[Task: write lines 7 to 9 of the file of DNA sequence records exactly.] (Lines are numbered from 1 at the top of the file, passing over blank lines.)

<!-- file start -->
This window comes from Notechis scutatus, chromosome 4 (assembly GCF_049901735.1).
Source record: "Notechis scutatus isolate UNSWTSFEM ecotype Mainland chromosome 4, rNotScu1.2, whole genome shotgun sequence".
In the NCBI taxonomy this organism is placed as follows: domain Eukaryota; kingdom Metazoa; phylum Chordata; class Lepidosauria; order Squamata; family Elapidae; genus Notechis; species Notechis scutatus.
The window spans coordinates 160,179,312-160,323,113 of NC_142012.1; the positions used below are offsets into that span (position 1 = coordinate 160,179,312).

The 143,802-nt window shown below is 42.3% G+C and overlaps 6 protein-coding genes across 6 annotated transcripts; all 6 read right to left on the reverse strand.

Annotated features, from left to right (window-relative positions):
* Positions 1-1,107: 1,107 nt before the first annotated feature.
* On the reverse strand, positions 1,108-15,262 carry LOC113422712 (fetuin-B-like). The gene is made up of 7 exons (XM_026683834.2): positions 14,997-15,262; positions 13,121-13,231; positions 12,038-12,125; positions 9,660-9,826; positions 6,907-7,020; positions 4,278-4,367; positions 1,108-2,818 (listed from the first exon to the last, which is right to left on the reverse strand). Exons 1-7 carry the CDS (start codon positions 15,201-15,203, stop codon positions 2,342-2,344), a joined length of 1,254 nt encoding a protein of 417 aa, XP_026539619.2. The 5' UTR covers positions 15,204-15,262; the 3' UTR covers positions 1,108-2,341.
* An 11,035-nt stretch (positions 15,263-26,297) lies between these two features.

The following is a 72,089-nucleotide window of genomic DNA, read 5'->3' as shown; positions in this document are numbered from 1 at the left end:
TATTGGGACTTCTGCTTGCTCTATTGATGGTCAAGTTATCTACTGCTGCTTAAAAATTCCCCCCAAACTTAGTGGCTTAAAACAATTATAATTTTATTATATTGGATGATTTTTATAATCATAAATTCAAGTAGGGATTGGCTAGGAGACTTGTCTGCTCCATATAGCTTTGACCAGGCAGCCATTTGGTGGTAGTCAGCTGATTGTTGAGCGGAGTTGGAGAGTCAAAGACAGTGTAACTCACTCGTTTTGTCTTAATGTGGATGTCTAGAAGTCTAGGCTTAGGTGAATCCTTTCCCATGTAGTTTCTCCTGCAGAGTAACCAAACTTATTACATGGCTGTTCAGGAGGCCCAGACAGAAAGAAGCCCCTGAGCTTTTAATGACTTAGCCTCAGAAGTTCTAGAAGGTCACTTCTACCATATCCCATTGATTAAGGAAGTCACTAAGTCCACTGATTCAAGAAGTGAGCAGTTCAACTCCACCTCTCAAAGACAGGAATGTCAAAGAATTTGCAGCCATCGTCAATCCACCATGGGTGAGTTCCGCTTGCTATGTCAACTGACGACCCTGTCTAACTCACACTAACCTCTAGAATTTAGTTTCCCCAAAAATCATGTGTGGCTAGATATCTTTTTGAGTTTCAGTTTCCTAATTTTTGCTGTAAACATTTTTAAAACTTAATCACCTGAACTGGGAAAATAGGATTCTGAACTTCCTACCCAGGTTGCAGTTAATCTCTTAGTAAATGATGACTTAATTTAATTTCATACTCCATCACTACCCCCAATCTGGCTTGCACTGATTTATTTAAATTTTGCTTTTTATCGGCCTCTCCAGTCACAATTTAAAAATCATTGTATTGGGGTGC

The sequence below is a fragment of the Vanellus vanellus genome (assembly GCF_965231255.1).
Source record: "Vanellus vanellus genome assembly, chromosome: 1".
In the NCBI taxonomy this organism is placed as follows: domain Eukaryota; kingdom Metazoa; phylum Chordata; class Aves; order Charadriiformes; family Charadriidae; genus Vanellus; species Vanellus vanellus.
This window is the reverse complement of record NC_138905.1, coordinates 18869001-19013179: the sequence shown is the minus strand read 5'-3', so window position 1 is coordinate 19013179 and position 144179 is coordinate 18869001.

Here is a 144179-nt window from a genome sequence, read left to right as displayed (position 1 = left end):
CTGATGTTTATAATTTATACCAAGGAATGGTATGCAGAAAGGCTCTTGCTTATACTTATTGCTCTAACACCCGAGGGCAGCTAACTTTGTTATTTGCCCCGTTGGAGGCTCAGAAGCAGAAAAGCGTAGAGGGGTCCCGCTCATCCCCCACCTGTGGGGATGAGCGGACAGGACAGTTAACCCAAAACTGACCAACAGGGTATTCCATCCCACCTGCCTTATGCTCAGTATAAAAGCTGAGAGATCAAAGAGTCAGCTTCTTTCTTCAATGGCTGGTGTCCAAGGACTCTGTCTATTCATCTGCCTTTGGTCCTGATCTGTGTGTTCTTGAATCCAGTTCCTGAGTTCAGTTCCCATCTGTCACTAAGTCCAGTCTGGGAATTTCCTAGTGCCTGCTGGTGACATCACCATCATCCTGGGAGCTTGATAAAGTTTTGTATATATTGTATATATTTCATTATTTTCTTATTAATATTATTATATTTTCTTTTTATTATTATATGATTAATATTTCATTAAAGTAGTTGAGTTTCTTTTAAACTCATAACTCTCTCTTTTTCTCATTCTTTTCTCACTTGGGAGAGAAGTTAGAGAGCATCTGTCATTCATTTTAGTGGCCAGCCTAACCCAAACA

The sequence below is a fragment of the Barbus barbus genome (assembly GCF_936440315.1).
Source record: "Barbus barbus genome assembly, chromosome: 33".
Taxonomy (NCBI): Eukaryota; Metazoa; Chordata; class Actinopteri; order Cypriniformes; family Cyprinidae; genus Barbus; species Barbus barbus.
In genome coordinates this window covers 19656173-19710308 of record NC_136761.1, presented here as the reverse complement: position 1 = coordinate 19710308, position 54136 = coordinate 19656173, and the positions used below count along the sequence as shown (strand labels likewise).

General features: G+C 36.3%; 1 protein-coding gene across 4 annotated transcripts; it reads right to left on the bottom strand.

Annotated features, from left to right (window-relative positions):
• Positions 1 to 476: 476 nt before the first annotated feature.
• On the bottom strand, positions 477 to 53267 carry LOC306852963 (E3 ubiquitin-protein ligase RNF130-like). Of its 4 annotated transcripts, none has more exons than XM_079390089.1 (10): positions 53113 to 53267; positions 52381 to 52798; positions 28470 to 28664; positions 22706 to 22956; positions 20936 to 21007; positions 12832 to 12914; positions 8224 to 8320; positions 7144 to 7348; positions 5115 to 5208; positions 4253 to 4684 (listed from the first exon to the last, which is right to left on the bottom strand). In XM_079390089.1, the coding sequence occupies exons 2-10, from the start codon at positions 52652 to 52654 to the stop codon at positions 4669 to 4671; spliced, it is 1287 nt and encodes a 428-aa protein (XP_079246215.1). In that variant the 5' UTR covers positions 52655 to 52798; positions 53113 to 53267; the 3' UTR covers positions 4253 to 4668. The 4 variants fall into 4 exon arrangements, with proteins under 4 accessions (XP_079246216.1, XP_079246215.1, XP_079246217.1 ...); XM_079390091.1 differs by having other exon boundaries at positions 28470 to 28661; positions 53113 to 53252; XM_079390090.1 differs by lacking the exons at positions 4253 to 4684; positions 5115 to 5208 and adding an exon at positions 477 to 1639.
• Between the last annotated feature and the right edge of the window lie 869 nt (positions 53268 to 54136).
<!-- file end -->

* Positions 1-1,107: 1,107 nt before the first annotated feature.
* On the reverse strand, positions 1,108-15,262 carry LOC113422712 (fetuin-B-like). The gene is made up of 7 exons (XM_026683834.2): positions 14,997-15,262; positions 13,121-13,231; positions 12,038-12,125; positions 9,660-9,826; positions 6,907-7,020; positions 4,278-4,367; positions 1,108-2,818 (listed from the first exon to the last, which is right to left on the reverse strand). Exons 1-7 carry the CDS (start codon positions 15,201-15,203, stop codon positions 2,342-2,344), a joined length of 1,254 nt encoding a protein of 417 aa, XP_026539619.2. The 5' UTR covers positions 15,204-15,262; the 3' UTR covers positions 1,108-2,341.
* An 11,035-nt stretch (positions 15,263-26,297) lies between these two features.